Starting a business can be an exciting, yet challenging, journey. People start businesses for different reasons - to solve challenges, to challenge themselves, or to build financial freedom.
I remember when I started my business it took off fast. I had clients all over the USA, Nigeria, and Jamaica reaching out to me regarding my services. Although I was a new entrepreneur and still learning about the way of doing business, I was confident in my passion: writing resumes. I loved writing/updating resumes. Heck, I love writing PERIOD! However, I discovered throughout the journey that being a woman in business meant so many things politically, generationally, and inwardly. In the beginning, It was important for me tell myself daily that I didn't have to start a million-dollar business overnight, BUT I did have to start with a commitment to show up each day. One of the many reasons I did this was so that I didnt fall into the imposter syndrome.
“A woman with a voice is by definition a strong woman
But the search to find that voice can be remarkably difficult.”
- Melinda Gates
In short: a big part of the challenges that women face is themselves.
Studies by the US Small Business Administration show that 21% of women are less optimistic when it comes to sales growth and business performance. Similar studies have found that women in business doubt their decisions more often and are more likely to criticize themselves.
Yet research also shows that women entrepreneurs in the US rank their happiness three times higher than women who are not business owners.
Why? it could be that many women entrepreneurs find being a business owner a fulfilling process where you challenge your current beliefs and grow.
So, if you’re ready for the process here are the “need to knows“ before starting your business:
1. Trust your intuition. As we have established, women are more likely to doubt themselves. Learn to move past your self-doubt and trust your intuition.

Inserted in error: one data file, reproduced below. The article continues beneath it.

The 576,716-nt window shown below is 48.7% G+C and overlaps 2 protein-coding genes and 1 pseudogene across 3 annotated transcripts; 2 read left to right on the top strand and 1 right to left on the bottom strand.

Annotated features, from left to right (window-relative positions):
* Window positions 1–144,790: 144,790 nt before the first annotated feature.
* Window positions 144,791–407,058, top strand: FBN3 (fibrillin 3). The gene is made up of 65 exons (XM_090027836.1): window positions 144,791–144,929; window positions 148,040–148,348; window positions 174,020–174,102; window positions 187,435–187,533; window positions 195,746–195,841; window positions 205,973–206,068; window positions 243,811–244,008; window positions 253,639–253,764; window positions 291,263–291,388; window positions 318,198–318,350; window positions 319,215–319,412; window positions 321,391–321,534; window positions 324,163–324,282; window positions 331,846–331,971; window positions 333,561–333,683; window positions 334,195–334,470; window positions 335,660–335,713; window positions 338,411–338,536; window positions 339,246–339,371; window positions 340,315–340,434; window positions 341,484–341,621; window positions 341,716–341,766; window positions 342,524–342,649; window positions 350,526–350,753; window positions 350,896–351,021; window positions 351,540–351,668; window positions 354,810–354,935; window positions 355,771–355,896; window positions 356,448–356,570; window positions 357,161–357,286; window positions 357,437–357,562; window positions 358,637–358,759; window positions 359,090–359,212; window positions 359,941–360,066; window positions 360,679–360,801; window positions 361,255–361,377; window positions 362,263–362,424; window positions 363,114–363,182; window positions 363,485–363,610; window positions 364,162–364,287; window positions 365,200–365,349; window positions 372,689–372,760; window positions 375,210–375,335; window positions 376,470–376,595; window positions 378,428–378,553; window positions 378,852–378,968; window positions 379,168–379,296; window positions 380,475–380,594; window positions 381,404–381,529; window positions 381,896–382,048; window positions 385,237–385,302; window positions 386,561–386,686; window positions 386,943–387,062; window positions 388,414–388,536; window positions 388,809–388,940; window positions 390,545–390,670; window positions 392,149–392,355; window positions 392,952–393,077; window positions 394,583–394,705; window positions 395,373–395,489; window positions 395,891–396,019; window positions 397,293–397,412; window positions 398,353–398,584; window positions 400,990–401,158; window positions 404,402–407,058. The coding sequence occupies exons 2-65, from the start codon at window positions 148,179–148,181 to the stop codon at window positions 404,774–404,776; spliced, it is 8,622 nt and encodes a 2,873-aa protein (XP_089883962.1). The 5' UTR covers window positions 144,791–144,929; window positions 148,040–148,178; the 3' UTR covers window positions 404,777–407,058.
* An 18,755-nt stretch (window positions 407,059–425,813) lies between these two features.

● Accept that self-doubt and self-criticism are natural reactions when starting a business.
● Why are you doubting yourself? What stories are you telling yourself that lead to these doubts? Are those stories facts or feelings?
2. Strengthen your money mindset. Women have a harder time asking for money than men. To reach your fullest potential as a female business owner, strengthen your relationship with money.
● What stories do you tell yourself about money?
● Do you have trouble receiving money, asking for money, or raising your prices? Why?
● How do you feel about investing in your business? What feelings do you have about paying yourself from your business regularly?
3. Find a support network. Just because you are starting a business does not mean that you have to push forward alone. When starting a business, there will be bridges you have to cross and moments you will want to celebrate.
● Join or start your own mastermind.
● Become an active member of a business community.
● Ask a fellow female entrepreneur out for coffee.
● Attend business conferences or events.
4. Be persistent. Unexpected issues and challenges will be thrown your way as you start a business.
● Be ready to show up even through difficult times and tough challenges. If you find yourself wanting to give up, there is an underlying reason at the root of that. Learn how to show up even when you want to quit.
● Challenge yourself not to take “no” for an answer.
5. Features tell, benefits sell. One of the most important lessons in business is understanding that people buy benefits, not products.
● How will your business impact someone else’s life?
● What value do others receive as a result of your business?
● What transformation will your product or service bring into someone’s life?
However, the tips above are truly helpful but never forget to not let self-doubt or self-criticism get in the way of getting started.
Rac’quel Rogers is the founder of Latte Resume Consulting. She is a certified career, entrepreneurship, NLP practicioner, and workshop facilitator coach. She loves helping people reach their ultimate professional goal.